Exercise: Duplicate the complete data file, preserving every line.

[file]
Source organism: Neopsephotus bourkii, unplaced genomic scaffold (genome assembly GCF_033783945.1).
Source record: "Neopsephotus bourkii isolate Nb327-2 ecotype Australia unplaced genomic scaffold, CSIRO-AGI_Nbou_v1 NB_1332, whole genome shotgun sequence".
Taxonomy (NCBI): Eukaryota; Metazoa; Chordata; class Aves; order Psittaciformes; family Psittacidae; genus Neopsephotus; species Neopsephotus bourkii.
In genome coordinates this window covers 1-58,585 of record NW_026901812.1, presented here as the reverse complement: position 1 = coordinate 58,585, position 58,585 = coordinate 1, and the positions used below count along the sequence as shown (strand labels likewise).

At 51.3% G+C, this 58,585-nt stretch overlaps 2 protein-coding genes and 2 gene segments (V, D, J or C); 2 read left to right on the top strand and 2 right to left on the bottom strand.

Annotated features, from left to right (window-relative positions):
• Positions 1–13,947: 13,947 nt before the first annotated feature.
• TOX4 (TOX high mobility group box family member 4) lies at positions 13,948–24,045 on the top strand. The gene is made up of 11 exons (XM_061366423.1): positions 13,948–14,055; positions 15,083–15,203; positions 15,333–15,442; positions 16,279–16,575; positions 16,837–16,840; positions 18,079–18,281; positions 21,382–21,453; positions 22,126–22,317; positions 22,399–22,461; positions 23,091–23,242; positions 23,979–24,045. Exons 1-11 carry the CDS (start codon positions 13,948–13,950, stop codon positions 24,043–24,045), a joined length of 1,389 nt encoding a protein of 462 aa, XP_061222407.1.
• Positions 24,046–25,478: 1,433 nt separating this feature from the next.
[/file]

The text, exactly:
Source organism: Neopsephotus bourkii, unplaced genomic scaffold (genome assembly GCF_033783945.1).
Source record: "Neopsephotus bourkii isolate Nb327-2 ecotype Australia unplaced genomic scaffold, CSIRO-AGI_Nbou_v1 NB_1332, whole genome shotgun sequence".
Taxonomy (NCBI): Eukaryota; Metazoa; Chordata; class Aves; order Psittaciformes; family Psittacidae; genus Neopsephotus; species Neopsephotus bourkii.
In genome coordinates this window covers 1-58,585 of record NW_026901812.1, presented here as the reverse complement: position 1 = coordinate 58,585, position 58,585 = coordinate 1, and the positions used below count along the sequence as shown (strand labels likewise).

At 51.3% G+C, this 58,585-nt stretch overlaps 2 protein-coding genes and 2 gene segments (V, D, J or C); 2 read left to right on the top strand and 2 right to left on the bottom strand.

Annotated features, from left to right (window-relative positions):
• Positions 1–13,947: 13,947 nt before the first annotated feature.
• TOX4 (TOX high mobility group box family member 4) lies at positions 13,948–24,045 on the top strand. The gene is made up of 11 exons (XM_061366423.1): positions 13,948–14,055; positions 15,083–15,203; positions 15,333–15,442; positions 16,279–16,575; positions 16,837–16,840; positions 18,079–18,281; positions 21,382–21,453; positions 22,126–22,317; positions 22,399–22,461; positions 23,091–23,242; positions 23,979–24,045. Exons 1-11 carry the CDS (start codon positions 13,948–13,950, stop codon positions 24,043–24,045), a joined length of 1,389 nt encoding a protein of 462 aa, XP_061222407.1.
• Positions 24,046–25,478: 1,433 nt separating this feature from the next.